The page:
Our remaining time in Cody was used to take care of a few practical things like flu shots and picking up needed supplies. We did take the time to visit the Buffalo Bill Historical center which has grown a lot since our last visit. It now has five museums under one roof. There is, of course, a good deal of information about Cody’s life and times. While I have read a number of works on his life, I did learn one thing that surprised me. While most people know the dime novel stories about his scouting, buffalo hunting and Wild West show, his service as an army scout was not just grist for his future as a showman, but real quality service to the country. What I did not know was that he was awarded the Congressional Medal of Honor for his actions in engagements with several native tribes.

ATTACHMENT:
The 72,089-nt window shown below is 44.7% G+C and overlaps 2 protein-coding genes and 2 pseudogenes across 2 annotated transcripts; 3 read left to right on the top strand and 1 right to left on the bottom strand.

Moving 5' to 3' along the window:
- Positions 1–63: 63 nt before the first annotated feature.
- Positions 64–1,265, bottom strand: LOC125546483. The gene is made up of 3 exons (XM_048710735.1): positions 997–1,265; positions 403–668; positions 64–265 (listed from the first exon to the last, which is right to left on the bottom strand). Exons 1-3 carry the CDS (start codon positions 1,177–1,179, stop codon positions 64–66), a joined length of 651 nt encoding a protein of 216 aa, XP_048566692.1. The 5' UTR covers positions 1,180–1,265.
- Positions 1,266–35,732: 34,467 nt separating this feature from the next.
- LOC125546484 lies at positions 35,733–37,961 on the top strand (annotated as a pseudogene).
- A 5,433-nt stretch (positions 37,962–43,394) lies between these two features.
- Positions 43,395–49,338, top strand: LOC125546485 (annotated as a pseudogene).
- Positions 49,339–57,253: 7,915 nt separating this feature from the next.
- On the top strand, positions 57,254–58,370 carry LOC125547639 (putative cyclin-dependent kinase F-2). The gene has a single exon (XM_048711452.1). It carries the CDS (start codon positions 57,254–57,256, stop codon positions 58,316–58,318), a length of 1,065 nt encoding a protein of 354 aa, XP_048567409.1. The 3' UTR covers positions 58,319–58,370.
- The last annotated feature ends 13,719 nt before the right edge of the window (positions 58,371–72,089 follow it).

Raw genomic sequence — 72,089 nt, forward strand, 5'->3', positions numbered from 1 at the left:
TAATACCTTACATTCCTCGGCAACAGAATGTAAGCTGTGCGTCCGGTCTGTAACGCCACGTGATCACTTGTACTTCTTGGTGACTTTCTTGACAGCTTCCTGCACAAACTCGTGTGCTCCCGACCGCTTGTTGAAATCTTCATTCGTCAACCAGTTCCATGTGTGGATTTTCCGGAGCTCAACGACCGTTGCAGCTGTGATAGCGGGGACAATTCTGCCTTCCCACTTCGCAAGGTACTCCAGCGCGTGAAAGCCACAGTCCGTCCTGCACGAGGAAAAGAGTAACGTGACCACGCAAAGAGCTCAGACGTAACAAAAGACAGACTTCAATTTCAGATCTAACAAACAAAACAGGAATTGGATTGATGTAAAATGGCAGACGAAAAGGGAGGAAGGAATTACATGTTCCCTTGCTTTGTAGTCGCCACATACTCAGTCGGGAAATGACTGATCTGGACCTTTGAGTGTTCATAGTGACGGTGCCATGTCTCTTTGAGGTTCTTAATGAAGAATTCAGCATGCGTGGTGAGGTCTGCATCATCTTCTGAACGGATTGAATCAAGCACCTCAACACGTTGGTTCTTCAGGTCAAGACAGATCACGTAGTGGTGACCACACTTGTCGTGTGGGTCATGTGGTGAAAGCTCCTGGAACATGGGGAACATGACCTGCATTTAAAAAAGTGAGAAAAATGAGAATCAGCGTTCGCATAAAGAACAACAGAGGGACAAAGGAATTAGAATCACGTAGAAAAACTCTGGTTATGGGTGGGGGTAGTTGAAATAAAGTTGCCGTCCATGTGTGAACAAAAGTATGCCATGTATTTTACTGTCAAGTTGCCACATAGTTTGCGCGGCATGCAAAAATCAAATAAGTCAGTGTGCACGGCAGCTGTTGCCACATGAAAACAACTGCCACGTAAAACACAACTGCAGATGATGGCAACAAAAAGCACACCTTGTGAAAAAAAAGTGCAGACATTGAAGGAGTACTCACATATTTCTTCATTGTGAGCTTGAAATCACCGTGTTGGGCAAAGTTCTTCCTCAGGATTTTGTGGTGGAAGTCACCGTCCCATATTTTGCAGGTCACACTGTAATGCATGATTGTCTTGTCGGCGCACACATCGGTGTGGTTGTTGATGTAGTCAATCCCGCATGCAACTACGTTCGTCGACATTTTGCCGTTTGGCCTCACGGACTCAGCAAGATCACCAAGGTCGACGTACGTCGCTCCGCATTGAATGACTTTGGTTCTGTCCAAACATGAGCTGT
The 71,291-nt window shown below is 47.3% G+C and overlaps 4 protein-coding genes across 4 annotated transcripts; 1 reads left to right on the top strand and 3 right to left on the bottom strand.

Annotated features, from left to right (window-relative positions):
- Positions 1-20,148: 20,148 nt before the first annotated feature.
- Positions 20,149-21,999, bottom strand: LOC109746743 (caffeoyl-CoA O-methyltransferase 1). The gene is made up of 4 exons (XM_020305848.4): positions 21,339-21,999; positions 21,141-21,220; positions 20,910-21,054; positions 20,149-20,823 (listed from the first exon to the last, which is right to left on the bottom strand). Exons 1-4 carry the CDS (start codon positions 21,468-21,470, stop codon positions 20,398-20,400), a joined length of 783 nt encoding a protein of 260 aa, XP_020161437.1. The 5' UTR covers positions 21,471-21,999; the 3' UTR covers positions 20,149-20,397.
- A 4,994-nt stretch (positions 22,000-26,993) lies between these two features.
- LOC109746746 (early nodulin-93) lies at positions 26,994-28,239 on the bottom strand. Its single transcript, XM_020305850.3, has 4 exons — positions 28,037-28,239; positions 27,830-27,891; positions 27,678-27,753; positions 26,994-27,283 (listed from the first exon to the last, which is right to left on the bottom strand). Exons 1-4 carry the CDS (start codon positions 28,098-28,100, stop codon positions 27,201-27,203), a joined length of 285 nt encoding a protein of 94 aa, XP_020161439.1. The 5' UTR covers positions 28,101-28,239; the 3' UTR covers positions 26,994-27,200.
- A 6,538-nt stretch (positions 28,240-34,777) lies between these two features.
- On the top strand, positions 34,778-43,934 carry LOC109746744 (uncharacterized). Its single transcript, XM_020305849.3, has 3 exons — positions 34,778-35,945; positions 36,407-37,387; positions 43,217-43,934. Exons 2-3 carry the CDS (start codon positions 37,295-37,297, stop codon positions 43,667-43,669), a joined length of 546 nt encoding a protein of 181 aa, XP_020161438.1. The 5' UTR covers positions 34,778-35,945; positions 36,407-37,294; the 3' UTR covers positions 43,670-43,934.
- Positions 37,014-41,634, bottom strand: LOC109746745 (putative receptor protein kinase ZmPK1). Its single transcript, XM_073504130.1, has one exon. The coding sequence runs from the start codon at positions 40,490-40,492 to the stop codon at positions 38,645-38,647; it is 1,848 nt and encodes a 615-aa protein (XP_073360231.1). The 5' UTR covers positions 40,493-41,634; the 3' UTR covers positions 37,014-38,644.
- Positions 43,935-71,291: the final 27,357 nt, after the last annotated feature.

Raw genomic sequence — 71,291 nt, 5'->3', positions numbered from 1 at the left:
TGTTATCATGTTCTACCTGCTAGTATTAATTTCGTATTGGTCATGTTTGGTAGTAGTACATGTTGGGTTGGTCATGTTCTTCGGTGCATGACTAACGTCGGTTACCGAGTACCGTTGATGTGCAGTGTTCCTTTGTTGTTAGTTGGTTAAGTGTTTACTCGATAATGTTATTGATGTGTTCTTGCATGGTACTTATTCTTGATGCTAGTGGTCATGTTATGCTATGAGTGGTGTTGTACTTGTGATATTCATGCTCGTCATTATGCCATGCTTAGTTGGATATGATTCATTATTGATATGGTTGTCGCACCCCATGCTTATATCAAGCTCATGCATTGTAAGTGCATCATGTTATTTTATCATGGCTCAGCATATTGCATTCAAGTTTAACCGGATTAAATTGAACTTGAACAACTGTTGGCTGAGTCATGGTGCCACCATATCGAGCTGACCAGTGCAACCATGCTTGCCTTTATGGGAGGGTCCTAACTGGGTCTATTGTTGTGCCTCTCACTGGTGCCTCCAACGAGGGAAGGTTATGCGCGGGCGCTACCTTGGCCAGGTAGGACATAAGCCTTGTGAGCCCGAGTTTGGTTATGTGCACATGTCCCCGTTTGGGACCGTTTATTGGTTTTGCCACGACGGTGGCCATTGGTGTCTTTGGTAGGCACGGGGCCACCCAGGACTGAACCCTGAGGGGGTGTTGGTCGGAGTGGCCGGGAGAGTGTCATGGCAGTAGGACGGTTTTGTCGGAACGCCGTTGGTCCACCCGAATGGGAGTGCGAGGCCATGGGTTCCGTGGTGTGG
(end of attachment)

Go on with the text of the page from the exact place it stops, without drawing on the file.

The center also contains exhibits on the Native American lives in the west, a truly huge collection of firearms that would satisfy any level of gun enthusiast, many works of western art and a section devoted to the Yellowstone NP.
Just six miles out of town is the Bill Cody Dam that turned this arid land into productive crop and cattle country. In 1910, it was the tallest dam in the world. It is still very impressive as you stand on the dam walkway and look at the lake on one side and the gorge on the other.
Finally, we strolled the downtown area and took in the Irma Hotel that became famous during the time that Bill Cody was living in the area.